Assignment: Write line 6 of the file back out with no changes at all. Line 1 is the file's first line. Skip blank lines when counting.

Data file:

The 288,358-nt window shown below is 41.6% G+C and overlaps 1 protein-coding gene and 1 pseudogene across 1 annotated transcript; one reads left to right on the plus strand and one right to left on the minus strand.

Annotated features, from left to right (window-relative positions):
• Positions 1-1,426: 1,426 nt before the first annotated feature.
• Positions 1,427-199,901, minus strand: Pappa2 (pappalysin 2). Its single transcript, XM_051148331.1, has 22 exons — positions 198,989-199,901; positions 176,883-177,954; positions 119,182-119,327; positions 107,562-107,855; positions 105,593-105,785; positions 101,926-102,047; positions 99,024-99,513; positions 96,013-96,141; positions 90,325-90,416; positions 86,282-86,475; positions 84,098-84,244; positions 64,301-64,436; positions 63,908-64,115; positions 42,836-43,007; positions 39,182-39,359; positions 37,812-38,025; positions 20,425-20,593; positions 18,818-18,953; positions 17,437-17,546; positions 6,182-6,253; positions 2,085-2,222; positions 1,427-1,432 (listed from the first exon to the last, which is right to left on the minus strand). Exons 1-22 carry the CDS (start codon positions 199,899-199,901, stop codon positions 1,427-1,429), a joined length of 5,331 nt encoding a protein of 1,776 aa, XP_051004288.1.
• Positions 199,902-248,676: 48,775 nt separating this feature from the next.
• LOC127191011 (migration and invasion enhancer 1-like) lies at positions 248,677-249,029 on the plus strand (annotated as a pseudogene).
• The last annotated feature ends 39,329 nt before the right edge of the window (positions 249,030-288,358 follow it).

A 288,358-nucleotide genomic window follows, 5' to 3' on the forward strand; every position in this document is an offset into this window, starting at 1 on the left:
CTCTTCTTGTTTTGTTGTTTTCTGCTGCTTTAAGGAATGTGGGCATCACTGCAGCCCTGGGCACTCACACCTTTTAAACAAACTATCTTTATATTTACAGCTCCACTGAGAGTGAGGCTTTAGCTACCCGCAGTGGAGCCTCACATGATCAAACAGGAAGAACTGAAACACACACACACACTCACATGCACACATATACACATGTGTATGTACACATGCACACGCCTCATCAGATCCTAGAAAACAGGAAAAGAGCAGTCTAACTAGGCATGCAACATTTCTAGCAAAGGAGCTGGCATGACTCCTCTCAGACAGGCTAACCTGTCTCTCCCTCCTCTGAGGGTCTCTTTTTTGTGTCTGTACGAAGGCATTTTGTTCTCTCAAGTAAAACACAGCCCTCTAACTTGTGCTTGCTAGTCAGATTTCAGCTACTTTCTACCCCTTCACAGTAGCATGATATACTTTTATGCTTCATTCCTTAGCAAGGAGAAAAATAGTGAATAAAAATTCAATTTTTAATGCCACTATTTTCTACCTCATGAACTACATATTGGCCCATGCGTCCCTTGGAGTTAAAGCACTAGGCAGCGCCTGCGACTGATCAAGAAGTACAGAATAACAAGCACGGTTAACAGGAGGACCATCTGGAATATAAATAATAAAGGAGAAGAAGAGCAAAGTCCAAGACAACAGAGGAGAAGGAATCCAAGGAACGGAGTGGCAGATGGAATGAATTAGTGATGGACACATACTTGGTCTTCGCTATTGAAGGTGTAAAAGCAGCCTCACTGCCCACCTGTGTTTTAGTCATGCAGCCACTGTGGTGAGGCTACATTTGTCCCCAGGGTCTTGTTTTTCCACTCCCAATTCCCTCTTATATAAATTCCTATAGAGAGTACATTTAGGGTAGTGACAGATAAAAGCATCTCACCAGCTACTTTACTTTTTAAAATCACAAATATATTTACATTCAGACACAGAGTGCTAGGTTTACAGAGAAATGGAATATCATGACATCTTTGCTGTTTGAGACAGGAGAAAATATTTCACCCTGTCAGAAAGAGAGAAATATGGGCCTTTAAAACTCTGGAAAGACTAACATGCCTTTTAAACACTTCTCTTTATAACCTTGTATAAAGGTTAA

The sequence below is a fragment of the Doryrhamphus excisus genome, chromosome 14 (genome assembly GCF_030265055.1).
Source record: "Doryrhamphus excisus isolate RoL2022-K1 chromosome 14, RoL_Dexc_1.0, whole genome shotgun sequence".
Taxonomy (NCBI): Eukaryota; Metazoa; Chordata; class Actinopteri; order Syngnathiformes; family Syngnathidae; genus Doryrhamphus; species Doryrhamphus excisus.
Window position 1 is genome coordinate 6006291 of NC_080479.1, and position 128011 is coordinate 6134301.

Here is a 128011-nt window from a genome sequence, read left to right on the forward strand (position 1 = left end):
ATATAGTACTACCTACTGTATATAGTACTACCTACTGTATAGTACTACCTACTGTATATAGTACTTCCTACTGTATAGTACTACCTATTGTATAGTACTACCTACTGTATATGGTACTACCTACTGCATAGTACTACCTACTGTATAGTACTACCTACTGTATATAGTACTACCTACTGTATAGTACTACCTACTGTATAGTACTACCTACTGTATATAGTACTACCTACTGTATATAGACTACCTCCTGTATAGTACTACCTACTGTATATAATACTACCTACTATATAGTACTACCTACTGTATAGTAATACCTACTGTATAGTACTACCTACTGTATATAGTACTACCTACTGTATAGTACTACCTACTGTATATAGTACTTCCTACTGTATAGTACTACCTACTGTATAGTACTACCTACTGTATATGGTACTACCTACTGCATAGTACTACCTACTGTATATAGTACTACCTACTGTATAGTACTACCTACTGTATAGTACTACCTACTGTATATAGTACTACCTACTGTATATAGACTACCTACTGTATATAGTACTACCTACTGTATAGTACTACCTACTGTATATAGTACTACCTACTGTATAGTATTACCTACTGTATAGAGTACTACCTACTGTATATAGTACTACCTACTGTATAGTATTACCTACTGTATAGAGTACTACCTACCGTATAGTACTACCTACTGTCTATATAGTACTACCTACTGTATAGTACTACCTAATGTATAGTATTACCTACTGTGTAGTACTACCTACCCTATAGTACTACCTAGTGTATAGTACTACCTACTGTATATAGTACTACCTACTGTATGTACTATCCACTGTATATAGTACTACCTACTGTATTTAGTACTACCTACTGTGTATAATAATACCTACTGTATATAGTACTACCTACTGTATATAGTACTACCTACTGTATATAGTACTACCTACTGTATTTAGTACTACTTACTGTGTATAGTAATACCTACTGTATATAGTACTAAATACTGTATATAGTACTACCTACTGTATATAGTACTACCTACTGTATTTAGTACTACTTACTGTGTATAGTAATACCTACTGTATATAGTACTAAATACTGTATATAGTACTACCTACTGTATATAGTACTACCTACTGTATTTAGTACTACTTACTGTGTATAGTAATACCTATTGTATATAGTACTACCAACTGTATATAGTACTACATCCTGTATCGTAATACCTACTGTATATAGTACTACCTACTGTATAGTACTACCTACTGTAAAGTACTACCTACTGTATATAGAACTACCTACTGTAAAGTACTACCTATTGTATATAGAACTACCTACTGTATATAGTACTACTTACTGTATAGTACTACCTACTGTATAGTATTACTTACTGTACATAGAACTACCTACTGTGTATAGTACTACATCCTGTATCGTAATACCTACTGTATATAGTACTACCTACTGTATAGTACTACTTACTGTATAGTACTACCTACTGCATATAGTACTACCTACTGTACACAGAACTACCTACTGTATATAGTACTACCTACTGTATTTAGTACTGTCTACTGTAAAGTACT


• LOC127191011 (migration and invasion enhancer 1-like) lies at positions 248,677-249,029 on the plus strand (annotated as a pseudogene).